Even if we're just looking at the UK, winter varies quite a lot. On any given day the weather in Banff is likely to be somewhat different to that in Bournemouth. But even in one place the British winter is not a consistent beast. While some parts of the world will reliably deliver many weeks of sub-zero temperatures, in the UK it could be wind and driving rain, or precipitation-free but frosty, or actually quite moderate. Have a good think about the conditions that you're going to be riding in – across a lot of the country you can get away with surprisingly lightly-insulated gloves for quite a lot of the winter.
How warm are my hands?
Not all extremities are created equal. Some people are naturally warmer than others and this is particularly noticeable when it comes to hands and feet. For a given ambient temperature and degree of exertion one rider might be happy in thin, lightly-insulated full finger gloves while another is going numb in thick Arctic explorer gauntlets.
Only you know how much the cold gets to you, and this will inform your glove choice. If you run hot then you'll be wanting to go for less insulation and better breathability, while the cold-fingered will be able to sacrifice breathability for the sake of warmth. Keeping the wind out is always a good idea, though.
How many gloves am I willing to buy?
Given the huge variation in what constitutes “winter”, it's easy to end up with a whole bunch of slightly different gloves and the associated decision-making headache every time you want to go for a ride. Some people revel in having just the right bit of kit for all occasions – if that's you then feel free to go crazy. If you prefer to keep your gear cupboard under some sort of control, though, then think carefully about the range of conditions that you're actually going to be riding in, look at what you've already got and then see what's out there that'll cover the rest. There's a fair chance that a single pair of gloves will do the job.
There's a lot of choice in gloves. Here's a look at the full spectrum:
If it's merely a bit chilly out, you may need no more than a full-fingered summer-weight glove – it's amazing how much difference just covering your fingertips can make. Moving a step beyond that is a whole range of thin, lightweight insulated gloves that typically lack much in the way of weatherproofing but will keep fingers warmer than summer gloves in autumn or spring conditions.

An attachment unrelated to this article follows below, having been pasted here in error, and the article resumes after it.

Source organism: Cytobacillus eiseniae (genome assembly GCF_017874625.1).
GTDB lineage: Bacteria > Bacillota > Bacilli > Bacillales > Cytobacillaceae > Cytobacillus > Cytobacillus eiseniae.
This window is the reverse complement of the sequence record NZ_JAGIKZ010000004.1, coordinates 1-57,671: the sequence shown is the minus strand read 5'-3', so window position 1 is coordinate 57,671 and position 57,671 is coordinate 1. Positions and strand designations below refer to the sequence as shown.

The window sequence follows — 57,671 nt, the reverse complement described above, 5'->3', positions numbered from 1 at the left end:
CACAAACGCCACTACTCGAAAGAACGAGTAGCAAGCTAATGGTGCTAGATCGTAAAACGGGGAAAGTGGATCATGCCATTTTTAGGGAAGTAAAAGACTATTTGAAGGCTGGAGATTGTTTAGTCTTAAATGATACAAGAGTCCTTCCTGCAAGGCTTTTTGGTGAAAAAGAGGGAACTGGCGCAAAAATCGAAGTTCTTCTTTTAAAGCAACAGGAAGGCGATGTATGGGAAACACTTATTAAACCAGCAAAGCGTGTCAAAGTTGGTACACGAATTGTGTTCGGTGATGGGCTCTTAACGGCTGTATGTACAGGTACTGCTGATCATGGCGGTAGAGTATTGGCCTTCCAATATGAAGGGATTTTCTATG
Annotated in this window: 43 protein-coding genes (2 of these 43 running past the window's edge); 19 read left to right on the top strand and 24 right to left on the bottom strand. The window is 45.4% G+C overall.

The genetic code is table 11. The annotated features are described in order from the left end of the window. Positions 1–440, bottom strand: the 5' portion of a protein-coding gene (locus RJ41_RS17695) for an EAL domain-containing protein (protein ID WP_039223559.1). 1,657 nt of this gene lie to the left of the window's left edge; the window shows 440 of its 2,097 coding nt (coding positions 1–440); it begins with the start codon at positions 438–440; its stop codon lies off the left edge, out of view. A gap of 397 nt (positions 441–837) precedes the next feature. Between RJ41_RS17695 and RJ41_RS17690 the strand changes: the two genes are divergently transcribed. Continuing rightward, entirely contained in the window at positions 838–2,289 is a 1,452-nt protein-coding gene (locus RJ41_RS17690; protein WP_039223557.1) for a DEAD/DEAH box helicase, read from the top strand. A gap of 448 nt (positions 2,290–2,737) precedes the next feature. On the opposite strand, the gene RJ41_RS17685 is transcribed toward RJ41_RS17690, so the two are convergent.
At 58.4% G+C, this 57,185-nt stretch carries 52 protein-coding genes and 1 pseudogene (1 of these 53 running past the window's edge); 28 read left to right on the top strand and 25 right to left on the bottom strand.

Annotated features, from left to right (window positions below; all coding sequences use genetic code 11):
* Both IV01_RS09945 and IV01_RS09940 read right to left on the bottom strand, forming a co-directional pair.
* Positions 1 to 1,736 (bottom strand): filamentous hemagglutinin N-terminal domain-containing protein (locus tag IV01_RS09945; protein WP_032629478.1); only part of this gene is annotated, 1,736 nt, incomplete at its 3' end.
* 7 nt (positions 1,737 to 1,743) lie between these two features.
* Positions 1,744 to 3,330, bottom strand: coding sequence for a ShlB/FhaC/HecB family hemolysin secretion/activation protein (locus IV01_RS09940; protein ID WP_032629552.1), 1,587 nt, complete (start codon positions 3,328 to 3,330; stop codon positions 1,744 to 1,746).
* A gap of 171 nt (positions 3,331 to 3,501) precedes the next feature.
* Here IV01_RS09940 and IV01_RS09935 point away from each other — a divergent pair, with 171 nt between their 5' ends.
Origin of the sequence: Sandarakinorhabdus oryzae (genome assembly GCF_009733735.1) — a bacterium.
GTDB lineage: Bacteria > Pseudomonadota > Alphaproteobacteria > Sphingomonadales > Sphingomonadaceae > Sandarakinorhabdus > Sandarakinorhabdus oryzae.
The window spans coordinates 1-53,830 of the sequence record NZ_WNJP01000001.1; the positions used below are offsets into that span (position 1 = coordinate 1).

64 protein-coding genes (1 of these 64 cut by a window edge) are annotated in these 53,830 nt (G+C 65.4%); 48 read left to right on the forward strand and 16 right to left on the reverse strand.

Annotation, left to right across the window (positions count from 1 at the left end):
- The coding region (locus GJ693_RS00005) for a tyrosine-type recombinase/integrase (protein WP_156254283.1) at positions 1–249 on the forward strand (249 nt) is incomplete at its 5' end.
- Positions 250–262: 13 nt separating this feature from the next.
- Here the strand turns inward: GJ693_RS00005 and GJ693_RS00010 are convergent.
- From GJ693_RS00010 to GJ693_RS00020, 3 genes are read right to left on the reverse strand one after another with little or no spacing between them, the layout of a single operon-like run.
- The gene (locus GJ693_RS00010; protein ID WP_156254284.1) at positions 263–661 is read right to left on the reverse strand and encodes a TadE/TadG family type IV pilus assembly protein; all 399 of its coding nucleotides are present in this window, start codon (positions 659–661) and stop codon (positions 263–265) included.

While some thin gloves feature closely-woven fabric and a water-resistant coating to extend their capabilities, usually they're overfaced by strong winds and proper rain. But they're useful things to have in your glove armoury for less chilly days. Some gloves can double as (or are marketed specifically as) an extra insulating layer under a wind- or waterproof pair. If you're looking for gloves to do only this job, the thinner the better – silk is a good option.
The advantage of windproof gloves over fully waterproof ones is that they usually breathe a bit better, keeping your hands from getting all clammy. They're also often less bulky and with a softer feel than full waterproof gloves.
The obvious disadvantage is that rain can get in, although most windproof gloves have a water-resistant coating that keeps rain at bay up to a point. A good choice for cold but dry days, and the naturally warm-handed will benefit from the better breathability.
Waterproof gloves come with varying amounts of insulation, with that being a trade-off between warmth and bulk.
Many riders will find that keeping wind and water out means that they can get away with less insulation, while others will need all the help they can get. Bear in mind that you can always boost the warmth of gloves by adding liners, but it's usually trickier to cool them down.